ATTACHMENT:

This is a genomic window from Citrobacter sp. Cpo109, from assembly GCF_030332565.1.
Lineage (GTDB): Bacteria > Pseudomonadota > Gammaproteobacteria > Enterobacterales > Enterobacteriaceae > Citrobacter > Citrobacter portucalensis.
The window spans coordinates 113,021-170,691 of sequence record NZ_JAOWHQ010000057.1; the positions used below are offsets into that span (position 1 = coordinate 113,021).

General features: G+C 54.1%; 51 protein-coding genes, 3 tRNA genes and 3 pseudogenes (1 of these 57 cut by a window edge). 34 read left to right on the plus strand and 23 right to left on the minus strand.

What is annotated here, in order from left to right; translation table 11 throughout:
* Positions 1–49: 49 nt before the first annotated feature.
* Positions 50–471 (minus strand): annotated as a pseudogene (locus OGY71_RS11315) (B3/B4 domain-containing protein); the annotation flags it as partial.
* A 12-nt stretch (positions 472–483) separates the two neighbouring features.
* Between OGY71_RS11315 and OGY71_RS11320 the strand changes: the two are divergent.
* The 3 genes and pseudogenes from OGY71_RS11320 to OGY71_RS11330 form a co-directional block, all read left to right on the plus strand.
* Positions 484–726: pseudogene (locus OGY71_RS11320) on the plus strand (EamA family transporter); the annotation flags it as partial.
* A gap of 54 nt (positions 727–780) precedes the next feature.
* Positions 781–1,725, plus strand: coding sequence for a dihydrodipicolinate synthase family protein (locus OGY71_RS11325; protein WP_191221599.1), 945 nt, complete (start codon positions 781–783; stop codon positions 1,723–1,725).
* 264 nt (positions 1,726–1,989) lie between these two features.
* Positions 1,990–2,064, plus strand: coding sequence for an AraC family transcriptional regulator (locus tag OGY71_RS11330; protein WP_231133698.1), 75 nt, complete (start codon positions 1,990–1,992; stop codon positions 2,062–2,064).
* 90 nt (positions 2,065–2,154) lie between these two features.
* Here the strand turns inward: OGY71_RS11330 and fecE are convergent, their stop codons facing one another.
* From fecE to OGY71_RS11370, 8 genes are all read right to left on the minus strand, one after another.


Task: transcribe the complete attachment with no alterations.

This is a genomic window from Citrobacter sp. Cpo109, from assembly GCF_030332565.1.
Lineage (GTDB): Bacteria > Pseudomonadota > Gammaproteobacteria > Enterobacterales > Enterobacteriaceae > Citrobacter > Citrobacter portucalensis.
The window spans coordinates 113,021-170,691 of sequence record NZ_JAOWHQ010000057.1; the positions used below are offsets into that span (position 1 = coordinate 113,021).

General features: G+C 54.1%; 51 protein-coding genes, 3 tRNA genes and 3 pseudogenes (1 of these 57 cut by a window edge). 34 read left to right on the plus strand and 23 right to left on the minus strand.

What is annotated here, in order from left to right; translation table 11 throughout:
* Positions 1–49: 49 nt before the first annotated feature.
* Positions 50–471 (minus strand): annotated as a pseudogene (locus OGY71_RS11315) (B3/B4 domain-containing protein); the annotation flags it as partial.
* A 12-nt stretch (positions 472–483) separates the two neighbouring features.
* Between OGY71_RS11315 and OGY71_RS11320 the strand changes: the two are divergent.
* The 3 genes and pseudogenes from OGY71_RS11320 to OGY71_RS11330 form a co-directional block, all read left to right on the plus strand.
* Positions 484–726: pseudogene (locus OGY71_RS11320) on the plus strand (EamA family transporter); the annotation flags it as partial.
* A gap of 54 nt (positions 727–780) precedes the next feature.
* Positions 781–1,725, plus strand: coding sequence for a dihydrodipicolinate synthase family protein (locus OGY71_RS11325; protein WP_191221599.1), 945 nt, complete (start codon positions 781–783; stop codon positions 1,723–1,725).
* 264 nt (positions 1,726–1,989) lie between these two features.
* Positions 1,990–2,064, plus strand: coding sequence for an AraC family transcriptional regulator (locus tag OGY71_RS11330; protein WP_231133698.1), 75 nt, complete (start codon positions 1,990–1,992; stop codon positions 2,062–2,064).
* 90 nt (positions 2,065–2,154) lie between these two features.
* Here the strand turns inward: OGY71_RS11330 and fecE are convergent, their stop codons facing one another.
* From fecE to OGY71_RS11370, 8 genes are all read right to left on the minus strand, one after another.